By Peter McKenzie-Brown
Japanese journalist Goichi Hosoda developed the ichimoku cloud and published the idea in the late 1960s. It interprets information taken from candlestick charting.
The body of this chart suppresses all the usual indicators I use, to highlight the Ichimoku cloud, which is what I want to illustrate. The cloud itself consists of pink and green patterns, but it also has indicator lines in blue, red and green.
In this case, it applies to Fossil Group Inc. (FOSL), the purveyor of consumer fashions and accessories under labels such as Fossil, Diesel, Adidas and Burberry. Since October 2014, its share price has dropped by more than $100 – $60 since last August. Today the share has a price-to-book of 1.5, and a 20-per-cent return on equity. In fundamental terms, that makes it quite attractive.
Full disclosure: I recently bought some, based on the stock’s double bottom (share prices are now trading through the resistance they established last January 20th) and the little green cloud on the far right of the chart.
The trend is up when prices are above the cloud’s future-based projection, down when prices are below the cloud and flat when they are in the cloud itself. The cloud is the most prominent feature of the Ichimoku Cloud plots.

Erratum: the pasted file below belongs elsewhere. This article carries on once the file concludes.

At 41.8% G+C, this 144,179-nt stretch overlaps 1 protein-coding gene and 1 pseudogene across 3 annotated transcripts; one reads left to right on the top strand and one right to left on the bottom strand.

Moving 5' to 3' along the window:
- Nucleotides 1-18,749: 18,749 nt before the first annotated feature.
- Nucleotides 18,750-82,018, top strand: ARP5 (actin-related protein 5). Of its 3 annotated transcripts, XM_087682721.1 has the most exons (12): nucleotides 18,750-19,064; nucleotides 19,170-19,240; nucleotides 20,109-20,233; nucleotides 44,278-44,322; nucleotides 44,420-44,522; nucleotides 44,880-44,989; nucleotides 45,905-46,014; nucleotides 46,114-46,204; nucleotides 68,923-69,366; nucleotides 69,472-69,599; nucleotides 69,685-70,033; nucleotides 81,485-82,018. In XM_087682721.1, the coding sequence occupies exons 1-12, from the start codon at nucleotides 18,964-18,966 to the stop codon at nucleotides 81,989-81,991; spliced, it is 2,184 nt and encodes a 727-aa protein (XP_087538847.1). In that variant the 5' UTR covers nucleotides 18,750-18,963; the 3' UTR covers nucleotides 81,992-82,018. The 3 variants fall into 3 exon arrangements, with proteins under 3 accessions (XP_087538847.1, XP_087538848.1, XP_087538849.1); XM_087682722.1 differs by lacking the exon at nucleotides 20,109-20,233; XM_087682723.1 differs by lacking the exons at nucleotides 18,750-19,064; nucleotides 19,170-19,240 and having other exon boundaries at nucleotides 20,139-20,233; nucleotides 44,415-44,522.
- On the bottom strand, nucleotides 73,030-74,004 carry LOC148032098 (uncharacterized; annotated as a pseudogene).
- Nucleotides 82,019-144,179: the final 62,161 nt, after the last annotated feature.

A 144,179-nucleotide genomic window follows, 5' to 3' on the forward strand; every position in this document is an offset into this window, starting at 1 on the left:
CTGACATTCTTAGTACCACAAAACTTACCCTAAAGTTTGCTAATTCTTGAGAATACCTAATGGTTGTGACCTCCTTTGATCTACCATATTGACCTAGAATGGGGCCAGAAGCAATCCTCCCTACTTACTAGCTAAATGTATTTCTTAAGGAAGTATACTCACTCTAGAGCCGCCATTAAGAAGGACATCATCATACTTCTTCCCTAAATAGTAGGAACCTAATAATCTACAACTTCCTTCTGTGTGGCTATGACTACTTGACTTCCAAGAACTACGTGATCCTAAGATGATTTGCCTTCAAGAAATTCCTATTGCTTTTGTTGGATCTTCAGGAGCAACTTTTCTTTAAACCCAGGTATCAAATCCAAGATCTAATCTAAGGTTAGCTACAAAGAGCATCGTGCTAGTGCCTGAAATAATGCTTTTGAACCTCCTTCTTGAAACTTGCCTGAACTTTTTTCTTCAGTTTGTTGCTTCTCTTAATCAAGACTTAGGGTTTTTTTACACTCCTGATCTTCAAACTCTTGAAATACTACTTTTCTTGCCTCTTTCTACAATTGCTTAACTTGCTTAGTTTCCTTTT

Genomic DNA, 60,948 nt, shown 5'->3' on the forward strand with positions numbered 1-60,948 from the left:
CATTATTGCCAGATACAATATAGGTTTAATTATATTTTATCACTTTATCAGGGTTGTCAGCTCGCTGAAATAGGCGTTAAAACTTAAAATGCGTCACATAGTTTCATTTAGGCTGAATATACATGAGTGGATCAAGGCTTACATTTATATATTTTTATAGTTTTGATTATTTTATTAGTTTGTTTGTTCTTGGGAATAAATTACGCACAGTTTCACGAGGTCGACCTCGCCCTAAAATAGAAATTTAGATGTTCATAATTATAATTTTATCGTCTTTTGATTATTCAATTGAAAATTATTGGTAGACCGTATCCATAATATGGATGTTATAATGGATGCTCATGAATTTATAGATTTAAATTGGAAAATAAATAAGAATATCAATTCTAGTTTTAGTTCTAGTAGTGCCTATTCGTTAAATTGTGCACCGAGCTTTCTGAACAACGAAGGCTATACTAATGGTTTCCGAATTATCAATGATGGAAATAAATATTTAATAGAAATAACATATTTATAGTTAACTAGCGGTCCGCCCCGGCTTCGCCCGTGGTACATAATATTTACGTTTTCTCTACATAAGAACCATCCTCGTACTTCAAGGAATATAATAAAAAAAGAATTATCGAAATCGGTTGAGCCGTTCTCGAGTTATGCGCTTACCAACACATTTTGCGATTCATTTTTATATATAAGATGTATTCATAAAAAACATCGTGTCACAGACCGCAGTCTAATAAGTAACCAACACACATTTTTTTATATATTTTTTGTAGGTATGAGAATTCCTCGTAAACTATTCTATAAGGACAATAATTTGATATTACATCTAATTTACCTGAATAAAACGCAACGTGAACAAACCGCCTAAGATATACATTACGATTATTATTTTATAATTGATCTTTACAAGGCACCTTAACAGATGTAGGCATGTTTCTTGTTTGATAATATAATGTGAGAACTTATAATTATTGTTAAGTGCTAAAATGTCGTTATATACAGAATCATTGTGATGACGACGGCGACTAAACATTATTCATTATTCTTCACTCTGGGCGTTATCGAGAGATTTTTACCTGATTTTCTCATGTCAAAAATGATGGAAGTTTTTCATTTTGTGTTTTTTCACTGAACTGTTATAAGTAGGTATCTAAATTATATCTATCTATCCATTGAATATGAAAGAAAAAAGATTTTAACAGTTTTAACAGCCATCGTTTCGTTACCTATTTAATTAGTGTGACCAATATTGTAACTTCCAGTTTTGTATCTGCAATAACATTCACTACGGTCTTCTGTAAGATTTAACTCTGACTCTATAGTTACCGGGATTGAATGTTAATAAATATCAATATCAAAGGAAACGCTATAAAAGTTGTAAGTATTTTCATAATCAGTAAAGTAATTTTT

There are two ways to identify overall trend using the cloud. The trend is up when prices are above the cloud, down when prices are below it and flat when prices are within. Techies see the uptrend as stronger when the green cloud line is rising and above the red cloud line. This situation produces a green cloud. Conversely, they worry when the green line is falling and below the red line – a situation which produces a pink cloud. Because the cloud projects activity 26 days into the future, it offers a glimpse of future support or resistance. In this case, the green cloud seems to suggest that prices are about to rise.
Of course, I could be wrong. I never make buy or sell recommendations.